DCSIMG

Butcher approves as Fraser Forster edges to record

Fraser Forster: Deserves England place, according to Terry Butcher. Picture: SNS

Fraser Forster: Deserves England place, according to Terry Butcher. Picture: SNS

  • by MOIRA GORDON
 

Terry Butcher was never happy to concede anything to Celtic as a player.

But now as he stands within his more accustomed position of watching on from the sidelines, he says he is keeping his fingers crossed that Neil Lennon’s men overtake his former club’s clean sheet record.

Parkhead keeper Fraser Forster has not lost a league goal in 1,124 minutes of action and if he makes it past the 31st minute of this weekend’s match with Hearts without conceding, he will set a new Scottish record.

Bobby Clark of Aberdeen is the man to beat, having racked up 1,155 minutes on league duty without having to pick the ball out the net. That was back in 1970-71. Then in 1986-87, with a certain defender named Butcher in front of him, Chris Woods set a British record with a lofty 1,196 minutes across all competitions.

But if Forster and his Celtic team-mates can eclipse both those achievements on Saturday, the Hibs manager says he will be delighted for them.

The former England captain is an admirer of the man he refers to as the epitome of the modern goalkeeper, and the performance against Hibs, where the Englishman denied Sam Stanton with a wonder save and also kept out a testing Abdellah Zoubir effort to help the league leaders to victory at the end of January, simply reinforced that.

“For Fraser to break the record would be immense,” said Butcher. “I really hope they do it. It’s nice a record like that can eventually go. It’s been a long while and that shows you how hard it is. If teams were doing it every couple of years you would think it was comfortable. If Celtic are doing it now just because of the resources they have, you think why haven’t they done it before. But if he does it I think it would be fantastic – because then people will also talk about what we did!”

Some naysayers have suggested that a Premiership campaign untarnished by defeat would reflect badly on the game north of the border, with Peter Shilton the latest to cast doubts on Forster’s claim to an England shirt while based in Scotland.

Butcher believes it is a sign of ignorance and says he had to withstand similar derogatory comments when he moved to Scotland to play for Rangers.

“They would laugh and call it a Mickey Mouse league and all that rubbish. Even Gazza said it was a pub league – but then when he came up here said it was the best league in the world! Peter Shilton has never played up here – although he’s played badly for England up here of course! If he had then you would respect his opinion more, but I certainly dismiss that having played in both leagues.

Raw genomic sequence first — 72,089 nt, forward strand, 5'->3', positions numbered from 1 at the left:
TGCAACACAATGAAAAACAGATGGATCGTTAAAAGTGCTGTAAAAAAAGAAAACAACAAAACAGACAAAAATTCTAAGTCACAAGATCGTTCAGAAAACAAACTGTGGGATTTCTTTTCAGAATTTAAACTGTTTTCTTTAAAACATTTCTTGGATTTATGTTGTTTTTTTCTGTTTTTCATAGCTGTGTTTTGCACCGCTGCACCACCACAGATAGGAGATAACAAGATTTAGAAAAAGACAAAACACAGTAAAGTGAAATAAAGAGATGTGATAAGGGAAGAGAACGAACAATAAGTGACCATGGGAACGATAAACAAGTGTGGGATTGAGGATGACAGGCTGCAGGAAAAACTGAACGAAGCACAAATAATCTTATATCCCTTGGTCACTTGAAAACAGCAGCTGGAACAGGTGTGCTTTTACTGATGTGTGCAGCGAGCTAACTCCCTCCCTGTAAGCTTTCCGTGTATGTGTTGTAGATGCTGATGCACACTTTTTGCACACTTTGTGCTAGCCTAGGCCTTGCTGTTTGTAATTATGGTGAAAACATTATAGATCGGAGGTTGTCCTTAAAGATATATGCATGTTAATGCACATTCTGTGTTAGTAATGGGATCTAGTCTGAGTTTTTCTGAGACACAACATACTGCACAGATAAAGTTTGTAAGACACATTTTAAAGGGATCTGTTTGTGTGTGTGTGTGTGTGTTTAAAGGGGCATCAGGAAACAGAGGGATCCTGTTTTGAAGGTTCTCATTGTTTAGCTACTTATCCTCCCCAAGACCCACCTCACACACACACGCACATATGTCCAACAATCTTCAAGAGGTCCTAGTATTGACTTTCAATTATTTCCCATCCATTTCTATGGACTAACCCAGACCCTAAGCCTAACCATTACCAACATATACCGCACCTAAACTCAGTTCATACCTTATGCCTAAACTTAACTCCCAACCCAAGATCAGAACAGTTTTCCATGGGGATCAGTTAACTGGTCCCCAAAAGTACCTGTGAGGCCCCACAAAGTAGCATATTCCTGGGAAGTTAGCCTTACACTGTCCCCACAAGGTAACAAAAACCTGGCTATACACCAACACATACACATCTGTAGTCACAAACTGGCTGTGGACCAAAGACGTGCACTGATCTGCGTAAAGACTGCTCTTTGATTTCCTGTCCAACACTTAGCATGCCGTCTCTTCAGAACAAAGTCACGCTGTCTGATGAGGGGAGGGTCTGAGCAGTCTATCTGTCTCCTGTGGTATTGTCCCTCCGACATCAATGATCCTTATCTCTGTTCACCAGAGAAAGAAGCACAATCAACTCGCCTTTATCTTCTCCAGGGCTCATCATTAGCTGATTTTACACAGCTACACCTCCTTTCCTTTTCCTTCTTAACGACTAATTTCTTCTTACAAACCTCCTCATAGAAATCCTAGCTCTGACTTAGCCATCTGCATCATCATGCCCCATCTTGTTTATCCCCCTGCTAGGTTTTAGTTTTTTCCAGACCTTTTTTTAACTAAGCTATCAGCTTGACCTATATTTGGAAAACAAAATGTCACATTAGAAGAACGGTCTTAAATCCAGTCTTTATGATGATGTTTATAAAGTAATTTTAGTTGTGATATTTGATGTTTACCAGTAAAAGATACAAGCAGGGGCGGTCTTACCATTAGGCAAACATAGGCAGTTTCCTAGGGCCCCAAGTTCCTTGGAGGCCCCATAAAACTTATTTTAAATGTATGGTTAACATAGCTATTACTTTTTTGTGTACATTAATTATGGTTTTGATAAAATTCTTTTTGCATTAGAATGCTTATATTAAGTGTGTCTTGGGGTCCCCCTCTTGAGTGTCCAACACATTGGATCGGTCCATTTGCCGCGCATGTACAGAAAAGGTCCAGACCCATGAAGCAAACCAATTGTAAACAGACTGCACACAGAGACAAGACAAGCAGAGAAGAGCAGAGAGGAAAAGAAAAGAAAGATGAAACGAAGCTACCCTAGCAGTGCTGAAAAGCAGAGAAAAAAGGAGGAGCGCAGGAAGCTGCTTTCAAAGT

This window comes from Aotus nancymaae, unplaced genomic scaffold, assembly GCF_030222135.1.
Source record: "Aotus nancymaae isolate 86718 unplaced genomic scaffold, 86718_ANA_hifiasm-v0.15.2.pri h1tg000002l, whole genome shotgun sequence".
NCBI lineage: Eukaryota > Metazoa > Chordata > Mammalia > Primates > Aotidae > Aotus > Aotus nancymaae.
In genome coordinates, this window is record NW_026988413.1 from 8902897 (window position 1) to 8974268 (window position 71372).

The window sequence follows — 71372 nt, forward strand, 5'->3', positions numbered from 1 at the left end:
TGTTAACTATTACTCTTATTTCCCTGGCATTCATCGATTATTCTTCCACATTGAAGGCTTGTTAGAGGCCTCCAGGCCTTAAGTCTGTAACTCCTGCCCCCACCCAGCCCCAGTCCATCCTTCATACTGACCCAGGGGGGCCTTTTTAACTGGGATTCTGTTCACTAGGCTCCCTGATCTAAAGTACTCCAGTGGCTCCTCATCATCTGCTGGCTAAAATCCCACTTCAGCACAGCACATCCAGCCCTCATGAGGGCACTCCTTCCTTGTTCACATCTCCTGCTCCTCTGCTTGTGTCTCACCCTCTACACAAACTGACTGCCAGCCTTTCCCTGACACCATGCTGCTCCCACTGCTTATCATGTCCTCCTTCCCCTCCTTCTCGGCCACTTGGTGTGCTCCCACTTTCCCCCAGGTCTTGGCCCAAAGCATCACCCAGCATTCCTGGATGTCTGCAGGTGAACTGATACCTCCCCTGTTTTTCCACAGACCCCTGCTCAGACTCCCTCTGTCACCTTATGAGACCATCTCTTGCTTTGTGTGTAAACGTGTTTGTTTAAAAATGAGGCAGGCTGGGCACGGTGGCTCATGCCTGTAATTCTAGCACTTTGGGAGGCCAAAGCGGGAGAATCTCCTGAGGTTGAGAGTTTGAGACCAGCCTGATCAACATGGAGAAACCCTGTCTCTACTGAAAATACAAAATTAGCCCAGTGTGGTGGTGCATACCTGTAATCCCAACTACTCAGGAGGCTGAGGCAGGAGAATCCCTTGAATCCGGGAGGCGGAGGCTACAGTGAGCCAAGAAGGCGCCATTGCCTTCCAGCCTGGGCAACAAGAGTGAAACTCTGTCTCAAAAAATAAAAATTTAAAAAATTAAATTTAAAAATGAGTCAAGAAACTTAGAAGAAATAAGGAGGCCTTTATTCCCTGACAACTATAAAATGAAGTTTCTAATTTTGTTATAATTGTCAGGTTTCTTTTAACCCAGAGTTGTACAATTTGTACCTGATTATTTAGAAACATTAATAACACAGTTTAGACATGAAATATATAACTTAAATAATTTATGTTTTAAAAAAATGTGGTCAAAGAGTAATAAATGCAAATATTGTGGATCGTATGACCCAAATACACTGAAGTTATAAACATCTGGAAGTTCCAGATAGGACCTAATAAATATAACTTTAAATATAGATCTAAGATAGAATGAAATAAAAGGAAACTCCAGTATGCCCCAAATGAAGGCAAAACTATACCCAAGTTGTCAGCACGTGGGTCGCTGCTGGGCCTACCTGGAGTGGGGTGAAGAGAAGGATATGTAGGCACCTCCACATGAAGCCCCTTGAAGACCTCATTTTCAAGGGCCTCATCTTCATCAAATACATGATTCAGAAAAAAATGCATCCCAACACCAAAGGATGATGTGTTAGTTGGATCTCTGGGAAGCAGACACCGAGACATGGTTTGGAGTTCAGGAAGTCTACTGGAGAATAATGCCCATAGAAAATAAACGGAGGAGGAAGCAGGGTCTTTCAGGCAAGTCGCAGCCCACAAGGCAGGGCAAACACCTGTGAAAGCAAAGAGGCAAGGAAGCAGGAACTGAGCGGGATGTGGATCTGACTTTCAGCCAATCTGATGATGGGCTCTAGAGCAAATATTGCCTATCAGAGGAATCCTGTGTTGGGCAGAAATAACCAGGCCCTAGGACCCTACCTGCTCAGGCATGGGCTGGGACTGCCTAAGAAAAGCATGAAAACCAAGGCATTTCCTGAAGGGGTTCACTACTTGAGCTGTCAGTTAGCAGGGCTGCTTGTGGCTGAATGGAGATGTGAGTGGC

“Fraser is an excellent goalkeeper and I played with Chris Woods who played for Rangers and England. It’s not about the amount of saves you make, it’s about your concentration levels, when you are called upon you have got to make those saves. When you play for England, with all due respect, you’re generally not called upon to do much. But when you are you have to make the saves. So, in a way, Celtic and England are very similar. Joe Hart at Manchester City is the same.”

Both keepers look set to board the team plane to Brazil this summer and Butcher insists the Celtic keeper has earned the right. He also says he would have faith in Forster if he was given the opportunity to start.

“I don’t see any problems about him going there,” he said. “As an Englishman I’d be very happy for him to be in the squad and to see him fight for the No 1 jersey to be starting goalkeeper in that first game. He’s had a great season and, as an Englishman, I am really happy he is doing really well.”

But he refused to rank Forster ahead of his old colleague Woods, even if he found it tough to separate them on ability alone.

“I have never played in front of Forster but they are different keepers. If Fraser Forster fell down he’d be halfway home, he’s that big. He is the modern goalkeeper, he is good with the ball at his feet, his distribution is excellent, he is a good shot stopper and he comes for crosses. He is a big, big presence. You couldn’t ask much more of a goalkeeper to be honest.

“Woodsy was an excellent shot stopper and he’s come for crosses and he was a good talker. But he was my room-mate and he used to make a damn good cup of tea so that gives him over the edge!”

Still, Butcher says he would still be happy to see Woods’ record superseded by a goalkeeper from the other half of the Glasgow divide.

 

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